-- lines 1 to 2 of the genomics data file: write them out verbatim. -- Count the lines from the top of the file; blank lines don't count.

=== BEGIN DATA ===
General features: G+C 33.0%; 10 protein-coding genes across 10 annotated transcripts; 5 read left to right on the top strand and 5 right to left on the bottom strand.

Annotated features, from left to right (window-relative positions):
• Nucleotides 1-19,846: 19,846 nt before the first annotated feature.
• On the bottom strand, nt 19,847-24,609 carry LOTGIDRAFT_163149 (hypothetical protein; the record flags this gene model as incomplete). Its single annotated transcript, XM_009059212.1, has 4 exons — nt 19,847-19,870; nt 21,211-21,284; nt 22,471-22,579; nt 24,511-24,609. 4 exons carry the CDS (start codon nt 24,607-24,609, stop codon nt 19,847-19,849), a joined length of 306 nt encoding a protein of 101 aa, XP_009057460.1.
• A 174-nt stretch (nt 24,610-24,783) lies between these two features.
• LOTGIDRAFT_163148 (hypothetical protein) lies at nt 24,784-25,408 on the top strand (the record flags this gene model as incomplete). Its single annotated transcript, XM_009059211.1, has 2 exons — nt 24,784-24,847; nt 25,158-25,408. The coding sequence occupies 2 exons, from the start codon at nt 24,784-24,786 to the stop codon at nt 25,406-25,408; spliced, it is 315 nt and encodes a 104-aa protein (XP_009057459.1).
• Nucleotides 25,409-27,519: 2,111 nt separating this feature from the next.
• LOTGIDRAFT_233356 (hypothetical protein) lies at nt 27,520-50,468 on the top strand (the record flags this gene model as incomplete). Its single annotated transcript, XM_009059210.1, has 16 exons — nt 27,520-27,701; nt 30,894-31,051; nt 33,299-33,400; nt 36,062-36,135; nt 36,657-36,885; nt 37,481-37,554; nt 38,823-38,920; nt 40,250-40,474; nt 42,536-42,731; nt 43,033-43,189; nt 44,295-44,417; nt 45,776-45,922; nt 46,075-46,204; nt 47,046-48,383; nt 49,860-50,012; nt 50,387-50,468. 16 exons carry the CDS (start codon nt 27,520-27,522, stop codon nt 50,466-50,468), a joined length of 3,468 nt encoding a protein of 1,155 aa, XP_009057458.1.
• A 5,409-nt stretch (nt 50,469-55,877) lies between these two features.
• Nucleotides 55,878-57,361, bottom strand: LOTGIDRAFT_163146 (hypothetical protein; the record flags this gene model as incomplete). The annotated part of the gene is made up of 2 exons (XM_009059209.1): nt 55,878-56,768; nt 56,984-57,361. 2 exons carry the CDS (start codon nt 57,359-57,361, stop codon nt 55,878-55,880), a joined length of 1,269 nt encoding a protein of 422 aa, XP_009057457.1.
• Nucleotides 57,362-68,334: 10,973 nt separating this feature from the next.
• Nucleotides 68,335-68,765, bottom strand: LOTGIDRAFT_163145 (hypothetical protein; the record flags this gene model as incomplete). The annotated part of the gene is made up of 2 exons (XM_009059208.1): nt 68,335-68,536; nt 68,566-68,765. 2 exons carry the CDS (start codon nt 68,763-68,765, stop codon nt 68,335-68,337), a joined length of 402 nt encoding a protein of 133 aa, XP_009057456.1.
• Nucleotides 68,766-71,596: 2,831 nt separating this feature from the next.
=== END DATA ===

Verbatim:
General features: G+C 33.0%; 10 protein-coding genes across 10 annotated transcripts; 5 read left to right on the top strand and 5 right to left on the bottom strand.

Annotated features, from left to right (window-relative positions):